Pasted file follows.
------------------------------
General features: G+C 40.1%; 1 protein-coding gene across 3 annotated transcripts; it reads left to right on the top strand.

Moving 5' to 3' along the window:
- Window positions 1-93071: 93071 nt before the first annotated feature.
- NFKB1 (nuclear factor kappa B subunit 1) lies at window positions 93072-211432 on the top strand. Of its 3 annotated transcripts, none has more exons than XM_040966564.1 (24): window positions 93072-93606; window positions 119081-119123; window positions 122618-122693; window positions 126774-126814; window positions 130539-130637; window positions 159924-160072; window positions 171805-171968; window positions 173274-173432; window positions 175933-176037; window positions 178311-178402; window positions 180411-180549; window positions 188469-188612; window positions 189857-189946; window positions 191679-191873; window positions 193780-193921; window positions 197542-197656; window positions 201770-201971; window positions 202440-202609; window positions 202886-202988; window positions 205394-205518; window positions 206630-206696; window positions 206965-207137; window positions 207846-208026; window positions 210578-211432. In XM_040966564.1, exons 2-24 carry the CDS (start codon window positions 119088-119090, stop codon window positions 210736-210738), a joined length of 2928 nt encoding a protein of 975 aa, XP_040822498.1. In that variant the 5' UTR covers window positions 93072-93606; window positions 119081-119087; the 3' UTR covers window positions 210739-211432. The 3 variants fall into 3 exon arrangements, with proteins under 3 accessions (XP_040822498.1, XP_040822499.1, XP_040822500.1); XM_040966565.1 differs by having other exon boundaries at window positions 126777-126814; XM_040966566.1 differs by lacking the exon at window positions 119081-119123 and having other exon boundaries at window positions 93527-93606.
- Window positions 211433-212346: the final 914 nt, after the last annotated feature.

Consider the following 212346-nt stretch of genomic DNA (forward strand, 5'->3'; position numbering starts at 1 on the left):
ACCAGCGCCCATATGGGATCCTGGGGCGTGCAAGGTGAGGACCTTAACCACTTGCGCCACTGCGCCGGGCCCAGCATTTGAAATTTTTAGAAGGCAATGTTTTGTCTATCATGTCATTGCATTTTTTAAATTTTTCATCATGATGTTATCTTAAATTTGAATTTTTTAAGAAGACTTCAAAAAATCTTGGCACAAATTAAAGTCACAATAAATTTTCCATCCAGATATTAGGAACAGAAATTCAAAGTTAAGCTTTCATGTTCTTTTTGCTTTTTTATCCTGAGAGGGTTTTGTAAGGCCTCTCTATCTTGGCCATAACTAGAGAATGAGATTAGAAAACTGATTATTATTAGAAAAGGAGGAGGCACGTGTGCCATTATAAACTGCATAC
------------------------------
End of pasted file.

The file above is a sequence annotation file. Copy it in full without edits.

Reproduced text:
General features: G+C 40.1%; 1 protein-coding gene across 3 annotated transcripts; it reads left to right on the top strand.

Moving 5' to 3' along the window:
- Window positions 1-93071: 93071 nt before the first annotated feature.
- NFKB1 (nuclear factor kappa B subunit 1) lies at window positions 93072-211432 on the top strand. Of its 3 annotated transcripts, none has more exons than XM_040966564.1 (24): window positions 93072-93606; window positions 119081-119123; window positions 122618-122693; window positions 126774-126814; window positions 130539-130637; window positions 159924-160072; window positions 171805-171968; window positions 173274-173432; window positions 175933-176037; window positions 178311-178402; window positions 180411-180549; window positions 188469-188612; window positions 189857-189946; window positions 191679-191873; window positions 193780-193921; window positions 197542-197656; window positions 201770-201971; window positions 202440-202609; window positions 202886-202988; window positions 205394-205518; window positions 206630-206696; window positions 206965-207137; window positions 207846-208026; window positions 210578-211432. In XM_040966564.1, exons 2-24 carry the CDS (start codon window positions 119088-119090, stop codon window positions 210736-210738), a joined length of 2928 nt encoding a protein of 975 aa, XP_040822498.1. In that variant the 5' UTR covers window positions 93072-93606; window positions 119081-119087; the 3' UTR covers window positions 210739-211432. The 3 variants fall into 3 exon arrangements, with proteins under 3 accessions (XP_040822498.1, XP_040822499.1, XP_040822500.1); XM_040966565.1 differs by having other exon boundaries at window positions 126777-126814; XM_040966566.1 differs by lacking the exon at window positions 119081-119123 and having other exon boundaries at window positions 93527-93606.
- Window positions 211433-212346: the final 914 nt, after the last annotated feature.

Consider the following 212346-nt stretch of genomic DNA (forward strand, 5'->3'; position numbering starts at 1 on the left):
ACCAGCGCCCATATGGGATCCTGGGGCGTGCAAGGTGAGGACCTTAACCACTTGCGCCACTGCGCCGGGCCCAGCATTTGAAATTTTTAGAAGGCAATGTTTTGTCTATCATGTCATTGCATTTTTTAAATTTTTCATCATGATGTTATCTTAAATTTGAATTTTTTAAGAAGACTTCAAAAAATCTTGGCACAAATTAAAGTCACAATAAATTTTCCATCCAGATATTAGGAACAGAAATTCAAAGTTAAGCTTTCATGTTCTTTTTGCTTTTTTATCCTGAGAGGGTTTTGTAAGGCCTCTCTATCTTGGCCATAACTAGAGAATGAGATTAGAAAACTGATTATTATTAGAAAAGGAGGAGGCACGTGTGCCATTATAAACTGCATAC